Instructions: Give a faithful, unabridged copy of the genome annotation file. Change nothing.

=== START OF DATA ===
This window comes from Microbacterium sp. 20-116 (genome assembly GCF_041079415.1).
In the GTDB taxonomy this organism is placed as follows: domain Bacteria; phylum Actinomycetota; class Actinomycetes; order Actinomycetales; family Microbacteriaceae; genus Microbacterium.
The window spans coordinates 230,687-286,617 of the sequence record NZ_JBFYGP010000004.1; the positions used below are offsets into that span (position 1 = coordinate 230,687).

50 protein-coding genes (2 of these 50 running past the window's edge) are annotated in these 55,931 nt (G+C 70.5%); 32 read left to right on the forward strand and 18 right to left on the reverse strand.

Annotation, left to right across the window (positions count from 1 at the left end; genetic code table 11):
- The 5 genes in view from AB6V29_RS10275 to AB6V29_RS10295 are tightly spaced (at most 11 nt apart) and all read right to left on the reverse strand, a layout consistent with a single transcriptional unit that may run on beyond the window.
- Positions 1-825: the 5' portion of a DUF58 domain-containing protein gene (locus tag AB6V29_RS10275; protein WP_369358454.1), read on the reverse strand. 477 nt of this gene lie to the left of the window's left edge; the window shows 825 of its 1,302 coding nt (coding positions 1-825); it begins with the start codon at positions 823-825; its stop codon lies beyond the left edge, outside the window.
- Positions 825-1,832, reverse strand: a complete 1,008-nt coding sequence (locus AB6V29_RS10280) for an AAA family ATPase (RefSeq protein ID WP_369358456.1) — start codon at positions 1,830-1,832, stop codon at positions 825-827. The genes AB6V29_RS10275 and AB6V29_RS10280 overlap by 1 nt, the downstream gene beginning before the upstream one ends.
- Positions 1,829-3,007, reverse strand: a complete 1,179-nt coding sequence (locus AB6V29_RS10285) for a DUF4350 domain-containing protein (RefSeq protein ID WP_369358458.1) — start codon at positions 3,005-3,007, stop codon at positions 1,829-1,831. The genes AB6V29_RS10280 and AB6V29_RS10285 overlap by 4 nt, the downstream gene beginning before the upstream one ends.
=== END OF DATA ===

This window comes from Microbacterium sp. 20-116 (genome assembly GCF_041079415.1).
In the GTDB taxonomy this organism is placed as follows: domain Bacteria; phylum Actinomycetota; class Actinomycetes; order Actinomycetales; family Microbacteriaceae; genus Microbacterium.
The window spans coordinates 230,687-286,617 of the sequence record NZ_JBFYGP010000004.1; the positions used below are offsets into that span (position 1 = coordinate 230,687).

50 protein-coding genes (2 of these 50 running past the window's edge) are annotated in these 55,931 nt (G+C 70.5%); 32 read left to right on the forward strand and 18 right to left on the reverse strand.

Annotation, left to right across the window (positions count from 1 at the left end; genetic code table 11):
- The 5 genes in view from AB6V29_RS10275 to AB6V29_RS10295 are tightly spaced (at most 11 nt apart) and all read right to left on the reverse strand, a layout consistent with a single transcriptional unit that may run on beyond the window.
- Positions 1-825: the 5' portion of a DUF58 domain-containing protein gene (locus tag AB6V29_RS10275; protein WP_369358454.1), read on the reverse strand. 477 nt of this gene lie to the left of the window's left edge; the window shows 825 of its 1,302 coding nt (coding positions 1-825); it begins with the start codon at positions 823-825; its stop codon lies beyond the left edge, outside the window.
- Positions 825-1,832, reverse strand: a complete 1,008-nt coding sequence (locus AB6V29_RS10280) for an AAA family ATPase (RefSeq protein ID WP_369358456.1) — start codon at positions 1,830-1,832, stop codon at positions 825-827. The genes AB6V29_RS10275 and AB6V29_RS10280 overlap by 1 nt, the downstream gene beginning before the upstream one ends.
- Positions 1,829-3,007, reverse strand: a complete 1,179-nt coding sequence (locus AB6V29_RS10285) for a DUF4350 domain-containing protein (RefSeq protein ID WP_369358458.1) — start codon at positions 3,005-3,007, stop codon at positions 1,829-1,831. The genes AB6V29_RS10280 and AB6V29_RS10285 overlap by 4 nt, the downstream gene beginning before the upstream one ends.